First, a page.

The titular character of Nintendo’s other massively popular video-game franchise, Princess Zelda is another princess that has won her way into every gamer’s heart. Unlike Princess Peach, who tends to be somewhat vacuous, Princess Zelda has several admirable qualities. As the representative of royalty in the land of Hyrule, she is benevolent, sagacious, and, at times, lugubrious. And yet, gamers rarely get to play as this picture of perfection, as Link is generally the main protagonist in Legend of Zelda games. However, though she often gets captured by Ganon or Ganondorf, Zelda plays a key role in many of Link’s adventures. Those not in the know should go pick up copy of Ocarina of Time and play it—immediately.
8 Princess Jasmine
Princess Jasmine is the princess from the Aladdin series of animated films, and she raises several implications that make her unforgettable. On the one hand, Jasmine flouts convention. Though she loves her father, she does not want to be confined to the life of a princess, which abounds in tedious ceremony, so she runs away from her castle and in time cavorts and adventures with the guttersnipe Aladdin. Jasmine is a princess with agency, and it is refreshing to see a Disney film in which the princess eschews tradition and transgresses her narrow social circle to find true love. On the other hand, and this phenomenon is endemic to most Disney films with similar narratives, Jasmine falls in love with a somewhat dishonest, athletic, and smooth-talking thief. These kinds of narratives seem to program little girls into thinking that mischievous guys are somehow sexier than their well-behaved, rule-abiding counterparts. C’mon, Disney!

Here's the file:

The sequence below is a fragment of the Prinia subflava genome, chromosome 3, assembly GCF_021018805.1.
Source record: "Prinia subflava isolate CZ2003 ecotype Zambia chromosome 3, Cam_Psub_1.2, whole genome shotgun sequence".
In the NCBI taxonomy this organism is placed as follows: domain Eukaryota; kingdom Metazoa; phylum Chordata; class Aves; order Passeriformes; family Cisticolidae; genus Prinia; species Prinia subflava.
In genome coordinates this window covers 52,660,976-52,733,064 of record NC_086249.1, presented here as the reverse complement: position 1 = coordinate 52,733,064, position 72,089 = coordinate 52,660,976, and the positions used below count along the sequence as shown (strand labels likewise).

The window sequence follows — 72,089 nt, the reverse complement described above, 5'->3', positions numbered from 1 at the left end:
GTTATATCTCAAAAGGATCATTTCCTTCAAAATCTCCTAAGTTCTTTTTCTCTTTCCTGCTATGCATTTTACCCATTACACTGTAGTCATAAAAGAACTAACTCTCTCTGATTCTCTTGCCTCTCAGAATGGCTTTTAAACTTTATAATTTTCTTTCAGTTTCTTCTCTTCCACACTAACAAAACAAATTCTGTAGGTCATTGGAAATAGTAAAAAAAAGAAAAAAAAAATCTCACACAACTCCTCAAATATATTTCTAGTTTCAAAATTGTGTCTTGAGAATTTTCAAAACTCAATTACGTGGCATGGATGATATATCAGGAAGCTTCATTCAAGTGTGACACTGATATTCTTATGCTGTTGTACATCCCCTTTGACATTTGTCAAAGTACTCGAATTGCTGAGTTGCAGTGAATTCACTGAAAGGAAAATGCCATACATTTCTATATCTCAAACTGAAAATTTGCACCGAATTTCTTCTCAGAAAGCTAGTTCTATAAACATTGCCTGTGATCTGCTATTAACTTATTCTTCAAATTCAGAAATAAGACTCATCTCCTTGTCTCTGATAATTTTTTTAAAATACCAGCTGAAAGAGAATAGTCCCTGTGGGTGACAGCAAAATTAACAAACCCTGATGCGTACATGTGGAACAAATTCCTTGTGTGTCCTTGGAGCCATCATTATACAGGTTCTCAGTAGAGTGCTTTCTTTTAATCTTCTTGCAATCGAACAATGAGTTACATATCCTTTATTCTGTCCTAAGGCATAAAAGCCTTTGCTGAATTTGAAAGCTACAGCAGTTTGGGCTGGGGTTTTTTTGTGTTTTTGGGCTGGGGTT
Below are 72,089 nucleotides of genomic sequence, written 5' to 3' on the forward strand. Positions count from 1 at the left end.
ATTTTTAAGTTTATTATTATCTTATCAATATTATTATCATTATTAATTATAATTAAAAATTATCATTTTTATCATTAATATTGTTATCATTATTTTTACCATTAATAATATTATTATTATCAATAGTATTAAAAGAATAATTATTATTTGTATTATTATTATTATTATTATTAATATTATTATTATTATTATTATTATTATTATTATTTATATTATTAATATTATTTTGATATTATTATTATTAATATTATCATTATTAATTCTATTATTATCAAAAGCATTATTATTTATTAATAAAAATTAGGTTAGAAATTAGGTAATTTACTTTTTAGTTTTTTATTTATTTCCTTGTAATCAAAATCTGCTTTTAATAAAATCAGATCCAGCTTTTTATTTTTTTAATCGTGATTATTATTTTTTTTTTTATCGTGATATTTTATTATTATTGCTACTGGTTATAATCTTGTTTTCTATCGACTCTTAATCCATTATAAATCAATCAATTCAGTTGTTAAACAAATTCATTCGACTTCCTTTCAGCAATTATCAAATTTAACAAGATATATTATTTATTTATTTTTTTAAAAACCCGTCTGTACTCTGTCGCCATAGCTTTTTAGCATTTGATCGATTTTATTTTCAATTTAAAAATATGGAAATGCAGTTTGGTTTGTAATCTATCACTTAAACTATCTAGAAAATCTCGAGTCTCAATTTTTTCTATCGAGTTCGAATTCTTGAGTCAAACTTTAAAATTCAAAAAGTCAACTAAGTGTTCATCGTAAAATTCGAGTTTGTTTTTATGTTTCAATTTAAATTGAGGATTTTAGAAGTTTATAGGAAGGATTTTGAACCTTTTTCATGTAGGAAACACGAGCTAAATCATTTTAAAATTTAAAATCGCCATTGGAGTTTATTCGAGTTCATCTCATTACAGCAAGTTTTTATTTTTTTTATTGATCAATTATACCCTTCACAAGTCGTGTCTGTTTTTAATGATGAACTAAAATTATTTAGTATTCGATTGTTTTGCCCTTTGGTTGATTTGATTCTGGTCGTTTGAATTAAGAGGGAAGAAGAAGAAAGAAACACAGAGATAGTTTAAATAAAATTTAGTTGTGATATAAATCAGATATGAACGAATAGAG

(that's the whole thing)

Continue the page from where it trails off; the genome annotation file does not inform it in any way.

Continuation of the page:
Pochahontas was a real-life person, who was the daughter of her tribe’s chief and famously saved the life of an Englishman, John Smith. However, most of us know her from the 1995 Disney movie, Pochahontas, in which she, like Princess Jasmine, dreads the prospect of an arranged marriage. An athletic, strong-willed character, Pochahontas saves the life of the fictional John Smith, but decides to stay with her tribe, declining Smith’s request that she come with him. Her decision to stay with her tribe is a nice touch for a Disney film in that tribal loyalty trumps romance.